Congressmen Robert Aderholt (R-Haleyville) and Mo Brooks (R-Huntsville) released statements in the last few days noting the record-high fuel prices and urging the Biden Administration to loosen its restrictions on domestic oil and gas production.

“This month we saw gas hit record highs in every state, with the national average reaching $4.58 per gallon,” Aderholt wrote in an email to constituents on Saturday. “Around Haleyville this week, it's been around $4.19-$4.29. I'm sure it's similar where you live. Too high!

“After banning the importation of Russian oil, House Republicans called on President Biden to reopen U.S. pipelines and approve new drilling leases. Instead, he lifted sanctions on Venezuelan oil, allowing negotiations with Venezuelan socialist dictator Nicolás Maduro. Biden’s proposed solution to the crisis is to stop importing oil from one authoritarian regime and start importing it from another. We need to see our pipelines flowing, approve new leases for American oil, and prioritize energy independence by not depending on dictators to fuel our country.”

Brooks said in a post on social media, “Gas prices are soaring right now. The average price of gas in the U.S. hit a high of $4.59 this week, about 51% higher than a year ago. Yet, the Biden Administration continues to make excuses when we could drill instead of being reliant on other countries for oil.”

The White House is blaming the oil and gas industry on high gas and diesel prices.

“Well, we know the Department of Interior made quite clear that they canceled the Cook Inlet project because there was a lack of industry interest,” said outgoing White House Press Secretary Jen Psaki when asked about gas prices and drilling by the White House press corps on May 13. “That’s not actually the issue. The issue, if we take a step back, is that leasing and production offshore is a lengthier process, taking up to 10 years.  Mo- — second, of the more than 10.9 million offshore acres currently under lease, industry is not producing on 8.26 million acres. That’s 75 percent that is non-producing. Of the 24.9 million onshore acres under lease, industry is not producing 12.3 million. That’s almost 50%.  And there are almost 9,000 onshore permits. The issue is not permits. There are plenty of places for oil — for oil companies to drill on. They’re not. That is the issue.”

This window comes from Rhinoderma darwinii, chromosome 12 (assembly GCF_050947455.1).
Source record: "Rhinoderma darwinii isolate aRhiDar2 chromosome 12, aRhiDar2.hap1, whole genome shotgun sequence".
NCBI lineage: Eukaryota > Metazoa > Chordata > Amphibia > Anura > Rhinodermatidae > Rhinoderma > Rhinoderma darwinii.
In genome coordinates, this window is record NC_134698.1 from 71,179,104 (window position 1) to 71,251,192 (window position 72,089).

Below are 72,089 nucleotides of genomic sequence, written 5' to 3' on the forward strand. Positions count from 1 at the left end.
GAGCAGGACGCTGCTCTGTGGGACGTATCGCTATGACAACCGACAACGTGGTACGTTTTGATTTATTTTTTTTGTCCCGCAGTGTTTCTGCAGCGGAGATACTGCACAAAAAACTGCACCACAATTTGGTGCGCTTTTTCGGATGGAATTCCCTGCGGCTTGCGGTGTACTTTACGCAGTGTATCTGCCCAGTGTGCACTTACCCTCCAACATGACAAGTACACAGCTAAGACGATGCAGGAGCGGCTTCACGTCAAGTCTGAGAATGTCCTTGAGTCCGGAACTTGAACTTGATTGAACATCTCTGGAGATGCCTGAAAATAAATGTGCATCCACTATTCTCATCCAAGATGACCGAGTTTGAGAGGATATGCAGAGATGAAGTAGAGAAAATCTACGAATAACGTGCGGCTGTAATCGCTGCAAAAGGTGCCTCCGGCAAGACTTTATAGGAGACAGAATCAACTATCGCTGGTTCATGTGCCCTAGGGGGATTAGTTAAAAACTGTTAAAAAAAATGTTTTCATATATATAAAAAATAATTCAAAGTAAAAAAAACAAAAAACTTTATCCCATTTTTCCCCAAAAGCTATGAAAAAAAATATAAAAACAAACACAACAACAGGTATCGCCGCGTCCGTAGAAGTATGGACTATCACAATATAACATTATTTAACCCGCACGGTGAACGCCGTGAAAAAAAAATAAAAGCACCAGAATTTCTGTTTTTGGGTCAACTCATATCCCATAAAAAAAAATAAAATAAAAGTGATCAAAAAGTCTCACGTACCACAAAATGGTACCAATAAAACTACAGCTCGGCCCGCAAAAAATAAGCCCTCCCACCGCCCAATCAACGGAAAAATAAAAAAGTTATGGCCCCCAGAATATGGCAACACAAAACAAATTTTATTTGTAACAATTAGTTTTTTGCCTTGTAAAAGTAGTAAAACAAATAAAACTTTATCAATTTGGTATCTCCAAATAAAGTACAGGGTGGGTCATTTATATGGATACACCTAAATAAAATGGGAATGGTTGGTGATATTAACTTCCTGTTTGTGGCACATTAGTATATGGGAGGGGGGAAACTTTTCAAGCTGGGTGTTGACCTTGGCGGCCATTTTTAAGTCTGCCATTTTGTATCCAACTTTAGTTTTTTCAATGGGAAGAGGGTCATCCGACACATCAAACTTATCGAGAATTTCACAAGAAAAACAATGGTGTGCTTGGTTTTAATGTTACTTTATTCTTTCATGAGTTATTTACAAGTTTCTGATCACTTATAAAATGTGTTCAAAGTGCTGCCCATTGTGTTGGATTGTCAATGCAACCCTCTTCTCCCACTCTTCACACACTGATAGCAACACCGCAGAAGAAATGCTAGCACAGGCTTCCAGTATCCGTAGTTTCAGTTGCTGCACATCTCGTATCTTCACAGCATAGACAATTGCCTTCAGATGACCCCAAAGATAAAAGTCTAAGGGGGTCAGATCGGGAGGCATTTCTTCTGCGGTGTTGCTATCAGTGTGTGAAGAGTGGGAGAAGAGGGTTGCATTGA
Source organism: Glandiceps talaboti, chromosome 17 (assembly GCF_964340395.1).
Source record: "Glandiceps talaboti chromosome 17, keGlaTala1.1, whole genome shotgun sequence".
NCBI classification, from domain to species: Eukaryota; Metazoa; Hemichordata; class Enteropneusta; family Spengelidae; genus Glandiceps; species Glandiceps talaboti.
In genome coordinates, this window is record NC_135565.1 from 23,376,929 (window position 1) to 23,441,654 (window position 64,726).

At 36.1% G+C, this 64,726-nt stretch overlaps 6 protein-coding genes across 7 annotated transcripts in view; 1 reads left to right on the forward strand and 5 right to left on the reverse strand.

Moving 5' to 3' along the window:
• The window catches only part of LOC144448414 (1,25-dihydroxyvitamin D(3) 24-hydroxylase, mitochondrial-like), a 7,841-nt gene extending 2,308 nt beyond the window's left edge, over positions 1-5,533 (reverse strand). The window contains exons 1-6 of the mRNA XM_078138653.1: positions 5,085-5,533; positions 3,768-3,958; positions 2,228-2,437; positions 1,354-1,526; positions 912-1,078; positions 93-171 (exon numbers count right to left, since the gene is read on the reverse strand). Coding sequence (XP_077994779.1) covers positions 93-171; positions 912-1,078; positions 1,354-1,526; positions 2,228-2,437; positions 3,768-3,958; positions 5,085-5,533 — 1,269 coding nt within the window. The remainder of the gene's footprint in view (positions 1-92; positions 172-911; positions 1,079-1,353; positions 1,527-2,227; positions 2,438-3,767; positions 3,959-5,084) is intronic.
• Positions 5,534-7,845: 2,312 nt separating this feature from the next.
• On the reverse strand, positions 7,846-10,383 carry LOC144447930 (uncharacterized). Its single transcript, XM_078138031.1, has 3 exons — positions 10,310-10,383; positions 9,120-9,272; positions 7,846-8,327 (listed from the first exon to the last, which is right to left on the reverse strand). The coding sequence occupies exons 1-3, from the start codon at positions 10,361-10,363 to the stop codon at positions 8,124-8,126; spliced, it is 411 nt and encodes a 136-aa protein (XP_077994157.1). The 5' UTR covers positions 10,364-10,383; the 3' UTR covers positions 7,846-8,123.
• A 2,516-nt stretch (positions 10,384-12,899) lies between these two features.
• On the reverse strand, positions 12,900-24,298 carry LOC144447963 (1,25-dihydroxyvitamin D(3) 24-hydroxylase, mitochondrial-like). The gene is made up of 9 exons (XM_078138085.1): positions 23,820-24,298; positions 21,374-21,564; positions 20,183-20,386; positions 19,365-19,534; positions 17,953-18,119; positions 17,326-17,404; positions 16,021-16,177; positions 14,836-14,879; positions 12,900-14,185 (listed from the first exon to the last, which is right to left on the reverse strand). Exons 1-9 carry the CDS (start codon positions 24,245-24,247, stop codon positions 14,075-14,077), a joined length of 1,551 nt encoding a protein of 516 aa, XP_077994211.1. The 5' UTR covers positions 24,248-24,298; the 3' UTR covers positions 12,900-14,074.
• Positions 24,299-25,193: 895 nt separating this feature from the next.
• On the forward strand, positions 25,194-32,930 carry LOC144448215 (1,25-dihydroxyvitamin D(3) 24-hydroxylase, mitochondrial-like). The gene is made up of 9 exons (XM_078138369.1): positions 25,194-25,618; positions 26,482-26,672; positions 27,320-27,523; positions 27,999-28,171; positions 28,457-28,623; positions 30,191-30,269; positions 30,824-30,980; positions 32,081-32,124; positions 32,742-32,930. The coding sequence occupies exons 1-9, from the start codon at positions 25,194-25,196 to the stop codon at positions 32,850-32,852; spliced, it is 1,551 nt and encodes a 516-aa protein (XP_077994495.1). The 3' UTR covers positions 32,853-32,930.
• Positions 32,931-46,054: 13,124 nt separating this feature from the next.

Brooks is a U.S. Senate candidate. Brooks and former lobbyist Katie Boyd Britt face each other in the Republican primary runoff for the U.S. Senate on June 21.

To connect with the author of this story, or to comment, email

Don’t miss out! Subscribe to our newsletter and get our top stories every weekday morning.